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Keister v. AARP Benefits Committee

United States District Court, District of Columbia

October 7, 2019

KIM KEISTER, Plaintiff,
AARP BENEFITS COMMITTEE, et al., Defendants.



         Plaintiff Kim Keister worked as an employee of AARP, Incorporated, for approximately 12 years prior to having a stroke that allegedly required him to stop working. Keister first pursued long-term disability benefits under the company's disability benefits plan administratively, and he now seeks such relief from this Court. (See Compl., ECF No. 1.) Notably, back when Keister was unsuccessfully trying to secure disability benefits from AARP through the administrative process, he was also engaging in negotiations with AARP regarding the terms of his separation. To that end, in exchange for severance pay, Keister executed a separation agreement that included a “general release” and expressly waived “any and all claims” against AARP and certain other entities. (Ex. B to Aetna's Reply in Supp. of Mot. for Summ. J. (“Release”), ECF No. 20-1, at 3, ¶ 2; see also Id. at 5.)[1] The instant complaint eventually followed; Keister alleges that defendant AARP Benefits Committee (“AARP Benefits”), which is the administrator of AARP's disability benefits plan, and defendant Aetna Life Insurance Company (“Aetna”), the insurer of that plan, have wrongfully denied him disability benefits that he is entitled to receive under the Employee Retirement Income Security Act of 1974 (“ERISA”), 29 U.S.C. § 1001 et seq. (See Compl. ¶ 1.)

         Before this Court at present are two summary judgment motions that Defendants have filed, challenging Keister's right to pursue his disability benefits claim before this Court in light of the executed waiver. On September 30, 2019, this Court issued an Order that GRANTED both of Defendants' motions. (See Order, ECF No. 26.) This Memorandum Opinion explains the reasons for that Order. In short, this Court agrees with Defendants that, by signing the separation agreement, Keister waived his right to bring the instant claim for long-term disability benefits, which means that his case cannot proceed as a matter of law.

         I. BACKGROUND

         A. Basic Facts[2]

         From 2004 to late 2017, Keister was an employee of AARP and a participant in the company's Long Term Disability Insurance Plan. (See Compl., ¶¶ 5, 11.) AARP Benefits administered the Plan, which Aetna insured. (See Id. ¶¶ 5, 9.) In August of 2016, Keister suffered a stroke. (See Id. ¶¶ 7, 19.) Keister subsequently began a medical leave of absence and did not return to work until January of 2017. (See AARP Benefits' Stmt. of Undisputed Material Facts in Supp. of Mot. for Summ. J. (“AARP Benefits' Stmt.”), ECF No. 11-2, ¶¶ 2, 3; Pl.'s Resp. to AARP Benefits' Stmt., ECF No. 15-1, at 1.)

         Early in 2017, Keister applied for and was granted short-term disability benefits, which he exhausted on August 2, 2017; this date also marked the official end of Keister's employment with AARP. (See Compl. ¶¶ 23, 26, 29; AARP Benefits' Mem. in Supp. of Mot. For Summ. J. (“AARP Benefits' Mem.”), ECF No. 11-1, at 2 (stating that Aug. 4, 2017, was Keister's final date of employment); see also Id. at 2 (stating that Keister's position was eliminated “as part of a reorganization effective June 30, 2017”).) Sometime after he sought short-term disability benefits, Keister also applied for long-term disability benefits. (See Compl. ¶¶ 13, 19-28.) Aetna denied Keister's application for long-term disability benefits on July 18, 2017, claiming that Keister did not prove that he met the physical disability requirement of the plan and that he was unable to work. (See Id. ¶ 28.) Keister appealed on January 14, 2018, but Aetna affirmed the denial of long-term benefits on June 13, 2018. (See Id. ¶¶ 35, 36.)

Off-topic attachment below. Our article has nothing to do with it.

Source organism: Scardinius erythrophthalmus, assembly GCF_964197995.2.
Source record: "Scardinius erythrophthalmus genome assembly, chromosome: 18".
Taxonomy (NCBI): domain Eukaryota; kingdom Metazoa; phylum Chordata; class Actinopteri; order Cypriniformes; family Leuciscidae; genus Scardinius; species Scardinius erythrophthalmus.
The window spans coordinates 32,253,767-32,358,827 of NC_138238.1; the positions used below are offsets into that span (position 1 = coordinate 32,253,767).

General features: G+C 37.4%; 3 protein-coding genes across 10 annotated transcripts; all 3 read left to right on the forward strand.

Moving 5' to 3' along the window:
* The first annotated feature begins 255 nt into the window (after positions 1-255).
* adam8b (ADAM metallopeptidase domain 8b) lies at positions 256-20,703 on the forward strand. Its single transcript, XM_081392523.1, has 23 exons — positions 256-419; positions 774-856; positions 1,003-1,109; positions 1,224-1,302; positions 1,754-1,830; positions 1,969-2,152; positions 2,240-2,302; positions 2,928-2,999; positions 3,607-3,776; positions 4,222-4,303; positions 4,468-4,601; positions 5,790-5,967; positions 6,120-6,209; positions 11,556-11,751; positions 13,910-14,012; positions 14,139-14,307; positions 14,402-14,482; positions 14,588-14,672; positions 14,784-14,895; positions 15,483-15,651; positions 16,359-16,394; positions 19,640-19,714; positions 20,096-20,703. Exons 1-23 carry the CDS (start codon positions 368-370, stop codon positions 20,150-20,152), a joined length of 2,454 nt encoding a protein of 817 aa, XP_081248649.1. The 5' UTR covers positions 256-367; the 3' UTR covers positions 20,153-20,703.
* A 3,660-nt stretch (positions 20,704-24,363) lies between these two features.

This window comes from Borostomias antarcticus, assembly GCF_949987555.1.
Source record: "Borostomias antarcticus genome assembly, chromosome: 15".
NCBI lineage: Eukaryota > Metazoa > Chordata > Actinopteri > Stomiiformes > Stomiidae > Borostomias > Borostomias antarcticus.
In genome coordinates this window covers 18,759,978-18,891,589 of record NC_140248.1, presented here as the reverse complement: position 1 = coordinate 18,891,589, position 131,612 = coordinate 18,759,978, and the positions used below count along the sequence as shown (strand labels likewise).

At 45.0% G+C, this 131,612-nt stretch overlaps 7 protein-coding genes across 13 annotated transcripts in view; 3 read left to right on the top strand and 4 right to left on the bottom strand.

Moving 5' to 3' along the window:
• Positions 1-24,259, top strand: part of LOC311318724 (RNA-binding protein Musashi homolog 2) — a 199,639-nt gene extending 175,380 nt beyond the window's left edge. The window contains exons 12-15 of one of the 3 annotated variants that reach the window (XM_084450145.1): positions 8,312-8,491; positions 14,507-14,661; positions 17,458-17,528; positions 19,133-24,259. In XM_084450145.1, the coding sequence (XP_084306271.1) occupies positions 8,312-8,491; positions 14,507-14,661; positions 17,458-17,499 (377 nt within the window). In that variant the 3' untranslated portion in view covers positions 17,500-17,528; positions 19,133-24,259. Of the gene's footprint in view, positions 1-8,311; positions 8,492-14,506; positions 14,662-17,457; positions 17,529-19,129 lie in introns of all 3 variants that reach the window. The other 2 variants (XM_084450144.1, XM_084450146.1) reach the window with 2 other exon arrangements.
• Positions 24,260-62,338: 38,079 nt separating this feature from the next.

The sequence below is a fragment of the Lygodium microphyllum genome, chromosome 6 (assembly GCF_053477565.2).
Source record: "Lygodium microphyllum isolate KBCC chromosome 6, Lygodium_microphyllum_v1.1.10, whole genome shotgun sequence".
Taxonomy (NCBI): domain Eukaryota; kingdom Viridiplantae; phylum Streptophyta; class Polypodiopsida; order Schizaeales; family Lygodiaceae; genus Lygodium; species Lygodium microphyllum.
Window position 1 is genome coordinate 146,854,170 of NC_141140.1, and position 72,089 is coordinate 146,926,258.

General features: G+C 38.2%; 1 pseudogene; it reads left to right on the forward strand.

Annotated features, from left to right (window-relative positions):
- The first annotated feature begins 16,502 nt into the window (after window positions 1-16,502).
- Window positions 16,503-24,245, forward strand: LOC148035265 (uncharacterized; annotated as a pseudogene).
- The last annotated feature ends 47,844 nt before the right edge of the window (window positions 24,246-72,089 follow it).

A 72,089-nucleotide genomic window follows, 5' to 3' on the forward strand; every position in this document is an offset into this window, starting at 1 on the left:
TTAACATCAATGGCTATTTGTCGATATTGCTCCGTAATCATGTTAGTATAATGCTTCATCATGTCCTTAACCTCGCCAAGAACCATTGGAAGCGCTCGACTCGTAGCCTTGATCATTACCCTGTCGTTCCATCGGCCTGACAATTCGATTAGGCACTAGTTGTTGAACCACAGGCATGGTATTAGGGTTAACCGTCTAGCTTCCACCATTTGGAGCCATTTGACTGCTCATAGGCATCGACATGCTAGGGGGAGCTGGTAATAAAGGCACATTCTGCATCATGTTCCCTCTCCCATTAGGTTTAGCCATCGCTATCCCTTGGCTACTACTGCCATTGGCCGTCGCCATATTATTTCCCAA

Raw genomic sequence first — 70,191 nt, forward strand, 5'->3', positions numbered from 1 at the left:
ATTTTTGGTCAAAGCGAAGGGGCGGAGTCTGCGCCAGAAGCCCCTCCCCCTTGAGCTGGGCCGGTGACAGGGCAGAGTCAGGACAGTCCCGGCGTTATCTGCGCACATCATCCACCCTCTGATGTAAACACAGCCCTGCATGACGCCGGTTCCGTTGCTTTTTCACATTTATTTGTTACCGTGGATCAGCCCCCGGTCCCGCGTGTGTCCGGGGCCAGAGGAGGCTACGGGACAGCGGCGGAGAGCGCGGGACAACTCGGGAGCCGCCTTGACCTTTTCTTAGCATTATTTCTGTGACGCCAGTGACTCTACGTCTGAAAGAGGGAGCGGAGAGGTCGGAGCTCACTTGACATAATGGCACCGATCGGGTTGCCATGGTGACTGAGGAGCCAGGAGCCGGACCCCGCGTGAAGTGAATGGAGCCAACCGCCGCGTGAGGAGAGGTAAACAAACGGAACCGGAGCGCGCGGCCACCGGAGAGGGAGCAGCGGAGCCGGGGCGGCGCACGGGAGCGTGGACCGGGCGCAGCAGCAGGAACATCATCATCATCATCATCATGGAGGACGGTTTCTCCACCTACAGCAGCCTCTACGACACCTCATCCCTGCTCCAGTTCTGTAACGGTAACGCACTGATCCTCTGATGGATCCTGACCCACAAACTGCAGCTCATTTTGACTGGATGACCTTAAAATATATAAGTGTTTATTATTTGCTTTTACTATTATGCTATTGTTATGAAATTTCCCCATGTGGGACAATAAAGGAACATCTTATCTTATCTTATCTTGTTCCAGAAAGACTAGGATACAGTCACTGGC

Meanwhile, on September 27, 2017, after Keister's initial application for long-term disability benefits had been denied but before his appeal, Keister separately signed a Confidential Separation Agreement and General Release (“the Release”) with AARP in exchange for severance pay. (See Aetna's Stmt. of Undisputed Material Facts in Supp. of Mot. for Summ. J. (“Aetna's Stmt.”), ECF No. 17-5, ¶ 8; Release at 5.) Significantly for present purposes, by signing the Release, Keister specifically agreed to

fully and forever waive, discharge, and release AARP, its subsidiaries and its affiliated and related entities and their respective officers, directors, representatives, employees, agents, successors, and assigns, whether current or former, and employee benefit programs (and the trustees, administrators, fiduciaries, and insurers of such programs) from any and all claims for damages, personal injuries, discrimination, retaliation, reinstatement, or other relief that [he] may have against them, based upon [his] employment, separation, and/or any event or transaction that occurred prior to [his] signing this Agreement.

(Release at 3, ¶ 2; see also id. (clarifying that the release encompasses “any . . . legal or equitable claim of any kind, whether based upon statute, contract, tort, common law, ordinance, regulation or public policy . . . whether now known or unknown, which may have resulted from your AARP employment or separation or otherwise, up to and including the date you sign this Agreement.”).)

         B. Procedural History

         Keister timely filed the instant lawsuit on October 16, 2018. (See Compl.) His one-count complaint claims that Defendants wrongfully denied him long-term disability benefits under ERISA. (See Id. ¶¶ 39-44.) Aetna filed an answer on November 29, 2018 (see ECF No. 10), and an amended answer on December 17, 2018 (see ECF No. 13). Both Defendants filed motions for summary judgment on December 10, 2018 (see AARP Benefits' Mot. for Summ. J. (“AARP Benefits' Mot.”), ECF No. 11), and on January 23, 2019 (see Aetna's Mot. for Summ. J. (“Aetna's Mot.”), ECF No. 17).